• The group in France, led by Viktor Fischer, has substantial experience with FPGA implementations, experiments with side-channel attacks and low-level protection of sensitive (key) data. To defend against implementation-level attacks, algorithmic countermeasures alone do not necessarily provide adequate protection, and suitable modifications or extensions of the hardware platform used can be invoked to counter adversarial strategies which aim directly at implementations. This group also has a strong expertise in post-quantum cryptography [CGP08,CaDu10,MCGL11]: as reflected in a literature database maintained by a member of the group [Cay12], this project partner developed various schemes and studied their robustness against side-channel analyses.
  • The group in Israel has extensive experience in carrying out architectural attacks on software implementations (exploiting CPU architectural details such as cache attacks), and acoustic attacks exploiting sound emanations from computer power supplies. It also has experience with RF and power emanation analysis, and is working on mathematical modeling of side channels. Moreover, it has worked extensively on the design of special-purpose cryptanalytic hardware. Consequently this group, led by Eran Tromer, plays a key role in the side-channel and hardware-attack analysis of the implementations. Input of this group will be essential when choosing the exact implementation parameters of a scheme which has strong provable guarantees in a theoretical model.
  • The group in Slovakia, led by Otokar Grošek is experienced with the theoretical analysis and the design of encryption schemes as well as the efficient software implementation of cryptanalytic attacks. The input of this group will be essential when considering customizations of algorithms, the choice of hardness assumptions in the presence of quantum algorithms, and when selecting concrete parameters of a scheme which has strong asymptotic guarantees in a theoretical model.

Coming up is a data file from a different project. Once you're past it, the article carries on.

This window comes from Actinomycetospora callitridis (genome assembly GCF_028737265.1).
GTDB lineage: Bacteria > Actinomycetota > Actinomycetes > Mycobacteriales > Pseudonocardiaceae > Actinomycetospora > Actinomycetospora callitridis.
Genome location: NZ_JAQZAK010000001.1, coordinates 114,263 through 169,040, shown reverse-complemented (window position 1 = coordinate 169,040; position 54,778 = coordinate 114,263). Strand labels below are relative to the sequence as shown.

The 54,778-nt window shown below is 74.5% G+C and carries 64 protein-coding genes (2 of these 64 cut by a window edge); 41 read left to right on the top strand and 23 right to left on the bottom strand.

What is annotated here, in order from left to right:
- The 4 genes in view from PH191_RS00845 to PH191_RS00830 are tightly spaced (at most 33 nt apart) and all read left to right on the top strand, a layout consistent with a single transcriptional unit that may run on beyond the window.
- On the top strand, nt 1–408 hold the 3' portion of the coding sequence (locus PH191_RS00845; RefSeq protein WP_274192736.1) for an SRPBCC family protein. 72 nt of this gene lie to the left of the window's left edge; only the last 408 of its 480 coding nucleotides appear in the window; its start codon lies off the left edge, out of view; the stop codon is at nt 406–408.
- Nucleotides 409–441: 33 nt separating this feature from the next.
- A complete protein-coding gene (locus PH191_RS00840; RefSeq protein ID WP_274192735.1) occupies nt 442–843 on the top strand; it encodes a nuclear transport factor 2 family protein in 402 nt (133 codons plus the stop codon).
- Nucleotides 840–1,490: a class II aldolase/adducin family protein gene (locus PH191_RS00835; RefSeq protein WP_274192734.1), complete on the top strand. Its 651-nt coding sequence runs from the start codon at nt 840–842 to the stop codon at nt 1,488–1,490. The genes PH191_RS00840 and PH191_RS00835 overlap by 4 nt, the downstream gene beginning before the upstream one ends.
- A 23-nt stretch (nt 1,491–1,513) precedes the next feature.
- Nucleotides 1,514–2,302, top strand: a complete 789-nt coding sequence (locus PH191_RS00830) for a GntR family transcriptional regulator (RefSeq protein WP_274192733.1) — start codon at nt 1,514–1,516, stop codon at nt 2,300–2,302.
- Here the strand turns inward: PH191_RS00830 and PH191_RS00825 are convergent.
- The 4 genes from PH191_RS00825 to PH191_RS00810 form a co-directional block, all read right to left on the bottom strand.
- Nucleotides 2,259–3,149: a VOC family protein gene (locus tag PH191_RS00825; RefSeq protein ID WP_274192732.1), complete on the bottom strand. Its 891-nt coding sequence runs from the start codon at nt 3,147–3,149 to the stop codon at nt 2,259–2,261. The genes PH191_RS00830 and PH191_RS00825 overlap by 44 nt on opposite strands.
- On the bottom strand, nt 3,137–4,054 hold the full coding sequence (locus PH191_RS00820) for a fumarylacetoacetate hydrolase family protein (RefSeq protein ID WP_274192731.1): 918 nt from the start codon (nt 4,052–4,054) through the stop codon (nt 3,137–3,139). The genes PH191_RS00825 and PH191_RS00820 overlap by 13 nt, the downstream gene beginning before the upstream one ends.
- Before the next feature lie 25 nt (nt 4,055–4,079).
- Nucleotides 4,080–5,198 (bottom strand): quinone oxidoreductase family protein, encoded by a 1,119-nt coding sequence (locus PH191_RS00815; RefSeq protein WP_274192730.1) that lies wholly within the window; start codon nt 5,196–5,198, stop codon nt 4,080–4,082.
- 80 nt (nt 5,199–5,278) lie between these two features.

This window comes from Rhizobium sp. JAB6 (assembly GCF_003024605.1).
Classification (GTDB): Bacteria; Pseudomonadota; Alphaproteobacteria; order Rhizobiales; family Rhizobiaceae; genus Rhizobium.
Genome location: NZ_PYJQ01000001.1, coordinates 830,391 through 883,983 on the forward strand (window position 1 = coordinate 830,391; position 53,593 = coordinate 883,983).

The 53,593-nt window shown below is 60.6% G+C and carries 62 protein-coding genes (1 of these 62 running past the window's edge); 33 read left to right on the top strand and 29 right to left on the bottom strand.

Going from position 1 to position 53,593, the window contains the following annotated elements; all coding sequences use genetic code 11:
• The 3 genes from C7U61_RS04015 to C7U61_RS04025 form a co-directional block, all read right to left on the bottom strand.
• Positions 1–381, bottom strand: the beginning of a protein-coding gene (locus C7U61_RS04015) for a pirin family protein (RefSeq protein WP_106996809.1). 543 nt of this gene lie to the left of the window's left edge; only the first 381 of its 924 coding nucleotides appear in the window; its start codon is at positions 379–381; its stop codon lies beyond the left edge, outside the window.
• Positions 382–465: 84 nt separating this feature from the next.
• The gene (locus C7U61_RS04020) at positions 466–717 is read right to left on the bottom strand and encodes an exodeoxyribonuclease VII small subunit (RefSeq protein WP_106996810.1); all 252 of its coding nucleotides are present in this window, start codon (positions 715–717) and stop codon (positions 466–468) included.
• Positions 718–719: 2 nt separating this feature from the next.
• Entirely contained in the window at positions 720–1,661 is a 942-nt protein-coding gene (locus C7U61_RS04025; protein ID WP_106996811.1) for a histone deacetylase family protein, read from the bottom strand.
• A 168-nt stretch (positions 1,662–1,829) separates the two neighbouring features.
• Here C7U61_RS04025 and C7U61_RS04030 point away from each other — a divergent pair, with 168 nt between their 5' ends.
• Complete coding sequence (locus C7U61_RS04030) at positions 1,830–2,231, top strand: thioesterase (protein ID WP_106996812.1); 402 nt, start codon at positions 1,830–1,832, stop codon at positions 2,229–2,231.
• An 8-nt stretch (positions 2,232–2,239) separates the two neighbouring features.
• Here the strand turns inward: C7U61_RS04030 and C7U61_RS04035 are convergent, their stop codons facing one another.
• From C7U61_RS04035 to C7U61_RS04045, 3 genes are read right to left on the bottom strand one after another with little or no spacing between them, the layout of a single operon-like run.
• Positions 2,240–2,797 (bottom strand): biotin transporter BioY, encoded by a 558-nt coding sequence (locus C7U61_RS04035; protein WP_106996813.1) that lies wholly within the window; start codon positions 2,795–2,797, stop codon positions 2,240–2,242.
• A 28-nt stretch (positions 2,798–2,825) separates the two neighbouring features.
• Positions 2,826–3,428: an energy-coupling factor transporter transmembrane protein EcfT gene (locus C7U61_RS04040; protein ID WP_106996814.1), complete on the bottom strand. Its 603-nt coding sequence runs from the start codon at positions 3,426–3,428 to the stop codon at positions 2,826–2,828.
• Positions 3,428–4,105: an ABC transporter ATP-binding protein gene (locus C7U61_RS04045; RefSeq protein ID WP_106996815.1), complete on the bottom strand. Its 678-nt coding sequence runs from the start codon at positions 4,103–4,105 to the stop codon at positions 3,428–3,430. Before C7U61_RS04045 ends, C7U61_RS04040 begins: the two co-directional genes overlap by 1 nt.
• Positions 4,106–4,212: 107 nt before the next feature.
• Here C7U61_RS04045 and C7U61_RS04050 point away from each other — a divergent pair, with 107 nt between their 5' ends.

• The group in the U.S. is experienced with the cryptanalysis of asymmetric schemes, including proposals based on new hardness assumptions as needed for a post-quantum setting [Ste10, GIMS11, StSu11]. Moreover, this group is familiar with the design of quantum circuits for cryptanalysis [ARS12, ARS13], the use of dedicated cryptanalytic hardware designs [GeSt07, GMS10], and cryptographic security models—including advanced security requirements for signature schemes [BRS06]. The U.S. partner also has experience in the design of cryptographic primitives for a post-quantum setting [StVi08], and in 2011 the co-director of this partner co-organized a Dagstuhl Seminar on the use of quantum computers in cryptanalysis [FMRS11]. He co-organizes a follow-up Dagstuhl seminar on this topic in 2013 [FMRS13], and we expect the proposed project to benefit from discussions with researchers in quantum computing, that are an integral part of this seminar. The U.S. partner is anticipated to carry the main load on the side of the theoretical analysis of the implemented schemes, including aspects specific to quantum computing.

To reach the project goals, a wide spectrum of cryptographic expertise, including techniques from computer science, engineering, mathematics, and quantum computing is necessary. We believe that this particular project team is in an excellent position to live up to this challenge. With the presence of multidisciplinary experts in the field with significant practical and theoretical knowledge for the scope of this project, innovative solutions can be expected which enhance NATO’s capabilities to secure its communication and defend against terrorist threats.